China Ink

Worth a celebration?

Hu Jintao travelled to Shenzhen this week to celebrate 30 years since the formation of the city’s Special Economic Zone.

Ahead of the rest?

It was a time for celebration in the Chinese press, which quoted liberally from a speech given by Hu Jintao at the anniversary celebrations on Monday. China’s president waxed lyrical about the “miracle” city at the forefront of the economy’s ‘opening-up’. What Shenzhen has achieved in 30 years took other countries 300, Xinhua proclaimed.

The State Council has decreed it “a city of global clout” (somewhat more impressive than Shenzhen’s previous title as “the central city in southern China”).

The Western media fell back on tried-and-tested material, talking up Shenzhen’s journey from “tiny fishing village” to bustling metropolis. But in Hong Kong, newspapers were more focused on the contribution of the territory’s richest man, Li Ka-shing, one of the first Hong Kong entrepreneurs to invest in Shenzhen. Li was the only business figure to get a formal audience with Hu at the celebrations, the press noted. A rare honour, said Hong Kong’s Standard newspaper, as Hu normally keeps a public distance from tycoons.

Will Shenzhen stay ahead?

It still accounts for a seventh of Chinese exports, and Wang Rong, Shenzhen’s Party secretary, told the Global Times that the city would continue to thrive as China’s “first mover”.

But Shen Dingli, a columnist at china.org.cn, was less complimentary. He thought the Shenzhen model (as a manufacturing hub) remained largely an outsourcing centre dominated by American and Taiwanese firms. Shenzhen’s most famous employer Foxconn “contributes hardly anything to domestic technological innovation,” Shen griped.

Not if new rules on minimum wages come into effect, the Japan Times thought. It reported that the changes in regulations could trigger wage increases of more than 70%, leading the Japan External Trade Organisation to file a petition with local authorities to reconsider the plan.

But there didn’t seem to be much sympathy locally. “If you (a foreign enterprise) cannot afford higher wages, then get out (of China),” one Guangdong provincial official remarked to the newspaper.

And some coverage got a bit political?

More than usual, yes. Even loyalists like the Global Times have reported on the debate on Shenzhen’s future and the need for political reform.

This follows comments from Chinese premier Wen Jiabao last month, that “without the guarantee provided by political system reforms, the results of economic reform will be lost, and the goal of modernisation cannot be achieved.”

That stirred up the newspaper editors, with New Century Weekly the most outspoken in claiming that China’s political system is “increasingly at odds with its economy”. But the Guangming Daily and China Youth Daily begged to differ, printing commentaries querying the wisdom of political reform, although Wen himself wasn’t named.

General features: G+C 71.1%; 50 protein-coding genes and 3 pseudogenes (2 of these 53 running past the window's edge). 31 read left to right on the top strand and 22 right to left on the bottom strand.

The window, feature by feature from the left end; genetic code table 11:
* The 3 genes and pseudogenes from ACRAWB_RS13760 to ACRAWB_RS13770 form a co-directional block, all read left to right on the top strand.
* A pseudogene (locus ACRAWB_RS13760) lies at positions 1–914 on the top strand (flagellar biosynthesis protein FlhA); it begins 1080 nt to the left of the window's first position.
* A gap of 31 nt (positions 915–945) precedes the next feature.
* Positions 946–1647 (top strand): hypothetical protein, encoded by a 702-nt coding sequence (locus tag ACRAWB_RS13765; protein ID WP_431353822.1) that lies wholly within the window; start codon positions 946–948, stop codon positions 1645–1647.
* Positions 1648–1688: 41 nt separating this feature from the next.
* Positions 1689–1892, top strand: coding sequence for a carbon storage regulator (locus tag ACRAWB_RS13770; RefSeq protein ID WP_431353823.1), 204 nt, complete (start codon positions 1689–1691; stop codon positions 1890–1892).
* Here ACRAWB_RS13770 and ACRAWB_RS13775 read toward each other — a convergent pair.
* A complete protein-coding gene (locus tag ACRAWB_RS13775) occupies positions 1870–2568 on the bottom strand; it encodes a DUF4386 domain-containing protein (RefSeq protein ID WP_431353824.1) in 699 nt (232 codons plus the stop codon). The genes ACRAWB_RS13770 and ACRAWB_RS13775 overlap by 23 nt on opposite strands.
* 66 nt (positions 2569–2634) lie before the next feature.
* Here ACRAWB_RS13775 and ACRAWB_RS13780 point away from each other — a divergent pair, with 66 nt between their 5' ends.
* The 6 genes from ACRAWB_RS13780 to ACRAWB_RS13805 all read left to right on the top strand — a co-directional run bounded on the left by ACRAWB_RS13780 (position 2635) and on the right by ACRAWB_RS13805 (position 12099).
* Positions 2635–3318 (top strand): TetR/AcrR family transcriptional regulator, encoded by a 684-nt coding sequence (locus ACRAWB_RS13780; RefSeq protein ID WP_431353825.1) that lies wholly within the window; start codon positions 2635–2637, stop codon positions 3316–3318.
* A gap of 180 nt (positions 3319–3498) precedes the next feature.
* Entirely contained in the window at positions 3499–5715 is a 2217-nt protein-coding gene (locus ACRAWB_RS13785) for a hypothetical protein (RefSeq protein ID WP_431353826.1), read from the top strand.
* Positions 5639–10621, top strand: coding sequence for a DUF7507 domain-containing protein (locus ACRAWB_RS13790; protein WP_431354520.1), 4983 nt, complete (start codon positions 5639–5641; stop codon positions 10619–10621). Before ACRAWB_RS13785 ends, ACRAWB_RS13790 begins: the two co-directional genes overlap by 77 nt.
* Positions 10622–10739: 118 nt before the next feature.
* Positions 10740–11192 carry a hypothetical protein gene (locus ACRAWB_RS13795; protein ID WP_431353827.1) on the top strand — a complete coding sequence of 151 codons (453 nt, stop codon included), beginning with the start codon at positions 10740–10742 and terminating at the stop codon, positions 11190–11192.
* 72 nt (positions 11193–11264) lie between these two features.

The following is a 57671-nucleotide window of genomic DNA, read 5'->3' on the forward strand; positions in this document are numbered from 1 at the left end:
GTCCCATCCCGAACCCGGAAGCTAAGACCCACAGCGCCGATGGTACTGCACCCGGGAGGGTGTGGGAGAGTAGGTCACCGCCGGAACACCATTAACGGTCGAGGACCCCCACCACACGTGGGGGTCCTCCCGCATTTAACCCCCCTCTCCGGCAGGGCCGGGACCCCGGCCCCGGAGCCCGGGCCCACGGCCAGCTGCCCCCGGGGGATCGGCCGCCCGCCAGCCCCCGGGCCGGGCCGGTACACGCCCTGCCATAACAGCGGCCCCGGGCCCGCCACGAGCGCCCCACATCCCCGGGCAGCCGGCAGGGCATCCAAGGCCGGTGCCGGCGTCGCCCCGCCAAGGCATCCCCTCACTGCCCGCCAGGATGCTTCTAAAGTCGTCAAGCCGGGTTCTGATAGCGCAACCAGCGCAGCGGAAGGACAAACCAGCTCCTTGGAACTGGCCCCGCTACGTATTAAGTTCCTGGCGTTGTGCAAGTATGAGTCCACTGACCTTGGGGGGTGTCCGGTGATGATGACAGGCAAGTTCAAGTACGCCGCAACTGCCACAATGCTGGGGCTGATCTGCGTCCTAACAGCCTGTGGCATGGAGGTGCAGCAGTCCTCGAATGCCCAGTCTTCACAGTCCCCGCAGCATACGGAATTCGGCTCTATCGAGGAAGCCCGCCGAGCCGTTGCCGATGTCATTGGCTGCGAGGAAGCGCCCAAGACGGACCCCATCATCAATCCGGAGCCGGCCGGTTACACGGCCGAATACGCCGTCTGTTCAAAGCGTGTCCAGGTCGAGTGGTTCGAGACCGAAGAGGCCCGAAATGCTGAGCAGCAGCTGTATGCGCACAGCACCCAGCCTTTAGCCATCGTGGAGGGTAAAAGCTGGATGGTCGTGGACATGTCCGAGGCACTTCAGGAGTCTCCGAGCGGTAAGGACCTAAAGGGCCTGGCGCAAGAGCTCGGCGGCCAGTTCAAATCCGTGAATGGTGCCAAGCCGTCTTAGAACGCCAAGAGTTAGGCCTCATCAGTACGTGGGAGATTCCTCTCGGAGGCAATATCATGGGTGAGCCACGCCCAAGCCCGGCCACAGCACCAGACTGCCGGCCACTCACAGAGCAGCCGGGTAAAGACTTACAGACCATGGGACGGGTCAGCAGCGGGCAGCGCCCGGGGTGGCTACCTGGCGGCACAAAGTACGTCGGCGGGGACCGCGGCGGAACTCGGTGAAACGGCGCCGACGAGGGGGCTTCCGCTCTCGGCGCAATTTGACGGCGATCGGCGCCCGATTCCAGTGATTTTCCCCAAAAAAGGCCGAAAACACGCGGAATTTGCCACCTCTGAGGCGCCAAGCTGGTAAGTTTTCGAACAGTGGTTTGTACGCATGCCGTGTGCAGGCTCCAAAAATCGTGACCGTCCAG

Russell Leigh Moses, writing in the Wall Street Journal, did wonder if Wen had gone a little “off-message” with his comments. China analysts said it was unusual for Wen – as prime minister – to talk about political reform. Such ideological statements are the preserve of the president (also the Communist Party General Secretary), i.e. Hu Jintao. The Asia Sentinel, a keen reader of the political tea leaves, said it might indicate tensions within the senior leadership between the pro-reform and conservative camps. Or it might point to the fact that ahead of the 2012 handover of power, Wen wants to cement his legacy as a ‘reformer’.

The Western media fell back on tried-and-tested material, talking up Shenzhen’s journey from “tiny fishing village” to bustling metropolis. But in Hong Kong, newspapers were more focused on the contribution of the territory’s richest man, Li Ka-shing, one of the first Hong Kong entrepreneurs to invest in Shenzhen. Li was the only business figure to get a formal audience with Hu at the celebrations, the press noted. A rare honour, said Hong Kong’s Standard newspaper, as Hu normally keeps a public distance from tycoons.
Not if new rules on minimum wages come into effect, the Japan Times thought. It reported that the changes in regulations could trigger wage increases of more than 70%, leading the Japan External Trade Organisation to file a petition with local authorities to reconsider the plan.
But there didn’t seem to be much sympathy locally. “If you (a foreign enterprise) cannot afford higher wages, then get out (of China),” one Guangdong provincial official remarked to the newspaper.
Russell Leigh Moses, writing in the Wall Street Journal, did wonder if Wen had gone a little “off-message” with his comments. China analysts said it was unuusal for Wen – as prime minister – to talk about political reform. Such ideological statements are the preserve of the president (also the Communist Party General Secretary), i.e. Hu Jintao. The Asia Sentinel, a keen reader of the political tea leaves, said it might indicate tensions within the senior leadership between the pro-reform and conservative camps. Or it might point to the fact that ahead of the 2012 handover of power, Wen wants to cement his legacy as a ‘reformer’


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